Oil price jumps on U.S. jobs growth

BANGKOK The price of oil rose sharply Monday as an increase in U.S. hiring raised the prospect of higher energy demand.

Benchmark oil for June delivery was up 72 cents to $96.33 per barrel at late afternoon Bangkok time in electronic trading on the New York Mercantile Exchange.

The contract jumped $1.62 to finish at $95.61 on Friday after U.S. employers added a surprisingly solid 165,000 jobs in April. That drove down the unemployment rate to a four-year low of 7.5 percent and suggested the U.S. economic recovery may be gathering pace.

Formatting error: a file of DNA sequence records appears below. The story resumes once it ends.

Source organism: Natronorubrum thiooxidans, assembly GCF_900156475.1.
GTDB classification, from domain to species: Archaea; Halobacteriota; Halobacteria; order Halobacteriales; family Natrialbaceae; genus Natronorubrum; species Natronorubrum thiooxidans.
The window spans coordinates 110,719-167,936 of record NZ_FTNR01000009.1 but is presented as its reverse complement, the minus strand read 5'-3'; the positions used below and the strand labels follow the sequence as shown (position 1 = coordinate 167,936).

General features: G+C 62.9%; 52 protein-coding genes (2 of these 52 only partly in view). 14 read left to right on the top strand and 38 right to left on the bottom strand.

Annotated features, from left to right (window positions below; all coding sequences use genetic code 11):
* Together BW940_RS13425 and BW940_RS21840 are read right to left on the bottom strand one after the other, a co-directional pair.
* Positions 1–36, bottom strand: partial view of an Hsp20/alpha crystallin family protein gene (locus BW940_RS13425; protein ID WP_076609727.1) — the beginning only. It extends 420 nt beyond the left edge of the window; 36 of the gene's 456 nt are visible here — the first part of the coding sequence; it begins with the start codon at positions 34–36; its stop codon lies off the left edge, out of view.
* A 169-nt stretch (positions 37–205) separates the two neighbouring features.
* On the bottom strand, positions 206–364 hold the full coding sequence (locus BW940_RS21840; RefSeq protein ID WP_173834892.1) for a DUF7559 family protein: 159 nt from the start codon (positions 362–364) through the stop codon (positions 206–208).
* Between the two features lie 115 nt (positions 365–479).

Demand for oil also tends to increase when the economy picks up, as factories produce more, people drive more and businesses use more fuel to ship goods.

Rising oil prices are "just a matter of improving sentiment around global growth," said Stan Shamu, market strategist at IG in Melbourne.

Brent crude, which is used to set prices of oil from the North Sea used by many U.S. refiners, was up 58 cents to $104.77 per barrel on the ICE Futures exchange in London.

In other energy futures trading on Nymex:

- Wholesale gasoline rose 0.7 cent to $2.833 a gallon.

- Heating oil added 1.1 cents to $2.895 a gallon.

- Natural gas fell 3.1 cents to $4.01 per 1,000 cubic feet.

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